John Kerry

Former U.S. Secretary of State John Kerry addresses an audience at The Community Library on Saturday, Dec. 22.

    What made America great in the 20th century is what the country needs now, former U.S. Secretary of State John Kerry told an audience in Ketchum on Saturday.

    But that’s where Kerry’s vision of the country and its future splits from President Donald Trump’s, and Kerry pointed out the myriad ways their ideologies diverge to a supportive crowd at The Community Library.

    Kerry’s talk packed the newly renovated Lecture Hall to capacity, and the library had to turn away 150-200 people, though some tuned in to an online livestream.

    Kerry favors diplomacy, honoring America’s long-standing alliances, carefully crafting and fighting hard for treaties, forging bipartisan accords and restoring citizens’ respect of one of the nation’s most maligned institutions—Congress.

    A Democrat, Kerry served five terms in the U.S. Senate for Massachusetts, and unsuccessfully ran for president in 2004. He served as secretary of state from 2013 to 2017. He has vacationed in Sun Valley with his wife, Teresa Heinz Kerry, and their family for decades.

    The crowd gave Kerry a standing ovation when he walked on stage.

    “I spent 28 years in the United States Senate—I’m happy to be invited anywhere,” Kerry said.

    He said he was deeply alarmed by the resignation of Secretary of Defense Jim Mattis that week, and lambasted the first two years of Trump’s presidency.

    In a letter to Trump, Mattis extolled the virtues of alliances and partnerships in solving global problems, and wrote that Trump was entitled to have a secretary of defense “whose views are better aligned with yours.”

    Kerry did not sugarcoat his appraisal of the state of the nation.

    “Our country is in trouble,” he said. “It’s a tough time. Our democracy is at risk. You can’t solve any of the problems that face in the world today without alliances. We have a president who is not equipped to do the job. Everybody knows this in Washington.”

    Kerry reached back to history to start his talk, reviewing how philosophers like John Locke helped spread the growth of democracies around the world centuries ago. He said World War II was the demarcation point in spreading democratic forms of governance; after the war, the U.S. helped reorganize the planet, start the United Nations and rebuilt Japan and Germany—its two biggest enemies in the war, now two of its most important allies.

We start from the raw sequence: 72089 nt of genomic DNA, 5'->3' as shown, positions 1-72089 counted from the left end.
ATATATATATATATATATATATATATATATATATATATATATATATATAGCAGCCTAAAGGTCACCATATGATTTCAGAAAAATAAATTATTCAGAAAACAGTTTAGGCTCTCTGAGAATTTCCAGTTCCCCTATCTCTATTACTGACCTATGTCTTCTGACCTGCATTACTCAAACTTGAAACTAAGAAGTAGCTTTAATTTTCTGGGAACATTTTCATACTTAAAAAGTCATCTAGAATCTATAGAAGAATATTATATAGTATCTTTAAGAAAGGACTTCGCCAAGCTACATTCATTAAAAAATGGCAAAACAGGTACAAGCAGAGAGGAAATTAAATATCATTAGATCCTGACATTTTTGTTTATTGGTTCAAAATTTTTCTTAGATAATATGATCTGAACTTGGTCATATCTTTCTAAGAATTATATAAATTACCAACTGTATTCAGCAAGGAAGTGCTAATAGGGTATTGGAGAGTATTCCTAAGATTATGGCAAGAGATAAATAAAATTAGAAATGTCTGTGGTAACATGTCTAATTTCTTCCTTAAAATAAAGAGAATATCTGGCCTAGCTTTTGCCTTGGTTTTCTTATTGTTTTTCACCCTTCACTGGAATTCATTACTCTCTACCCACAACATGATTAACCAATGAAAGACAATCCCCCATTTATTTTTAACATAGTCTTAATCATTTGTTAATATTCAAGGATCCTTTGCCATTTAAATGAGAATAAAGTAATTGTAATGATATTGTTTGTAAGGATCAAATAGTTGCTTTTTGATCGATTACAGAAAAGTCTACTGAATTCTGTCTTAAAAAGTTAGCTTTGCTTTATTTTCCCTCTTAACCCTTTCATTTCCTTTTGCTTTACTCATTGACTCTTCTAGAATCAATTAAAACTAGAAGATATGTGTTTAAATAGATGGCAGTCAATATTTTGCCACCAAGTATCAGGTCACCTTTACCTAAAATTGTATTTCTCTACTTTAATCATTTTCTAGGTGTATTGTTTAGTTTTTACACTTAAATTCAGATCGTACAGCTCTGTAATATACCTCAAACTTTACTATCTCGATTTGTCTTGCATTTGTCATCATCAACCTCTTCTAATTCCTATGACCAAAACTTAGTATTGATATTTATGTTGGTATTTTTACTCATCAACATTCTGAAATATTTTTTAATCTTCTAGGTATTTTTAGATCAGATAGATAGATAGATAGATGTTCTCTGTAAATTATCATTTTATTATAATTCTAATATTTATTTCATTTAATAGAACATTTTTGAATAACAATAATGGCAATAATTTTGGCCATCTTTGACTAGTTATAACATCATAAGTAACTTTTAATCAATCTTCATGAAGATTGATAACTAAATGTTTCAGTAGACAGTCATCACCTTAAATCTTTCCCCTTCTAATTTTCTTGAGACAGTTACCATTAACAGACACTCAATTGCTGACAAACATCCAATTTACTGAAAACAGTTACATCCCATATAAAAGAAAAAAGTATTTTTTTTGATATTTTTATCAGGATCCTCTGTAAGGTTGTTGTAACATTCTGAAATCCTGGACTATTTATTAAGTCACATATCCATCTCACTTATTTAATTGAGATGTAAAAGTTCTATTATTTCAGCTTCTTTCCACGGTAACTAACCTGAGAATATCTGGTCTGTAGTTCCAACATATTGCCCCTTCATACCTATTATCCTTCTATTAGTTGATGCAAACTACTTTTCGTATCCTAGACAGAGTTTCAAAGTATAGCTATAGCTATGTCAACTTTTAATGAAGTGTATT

“Imagine trying to do that today with Fox News and the Freedom Caucus and the right wing,” Kerry said.

    But he said the success bred arrogance in the U.S. and its leaders, which led it straight to a quagmire in the Vietnam War. Kerry enlisted and fought in Vietnam, though he became an antiwar protester after concluding his service. He didn’t feel a moral imperative to oppose the war until he arrived in Vietnam, when he saw how the citizens stared at the U.S. troops.

    “It was the stares of the occupied against the occupier,” he said. “I’m glad I went. I’m not glad America was involved in the war. The government of the United States lied.”

    He said his friendship with former U.S. Sen. John McCain, R-Ariz., who was captured in Vietnam and held as a prisoner of war, is proof of the possibilities when elected leaders work together, even if they might disagree on issues. McCain died in August.

    He said that principle of respectful compromise must be applied to today’s problems, like stemming an increase in global warming and preventing environmental degradation.

    “I stood in John McCain’s cell in Hanoi with him,” Kerry said. “If John McCain and John Kerry can find common ground in a place called Hanoi, we can find common ground in a place called Washington.”

    He urged the audience to step up and fight for the change America needs. He criticized the percentage of voter turnout in recent elections; in 2018, 49 percent of eligible voters cast ballots. In other democracies, voter turnout exceeds 80 to 90 percent, he said.

    “People are going to have to work like never before,” he said. “People want a silver bullet. This is not one of those things. It’s hard work. Every significant step I’ve seen, it’s mostly young people at the core of the movement. There are thousands of reasons why people should be incensed right now. It’s irrational. The worst thing of all is people who know better are letting it cascade. Do something, because that’s what democracy requires.”

CORRECTION 12/28/2018: This story has been updated to correct information about Kerry's military service in the Vietnam War.

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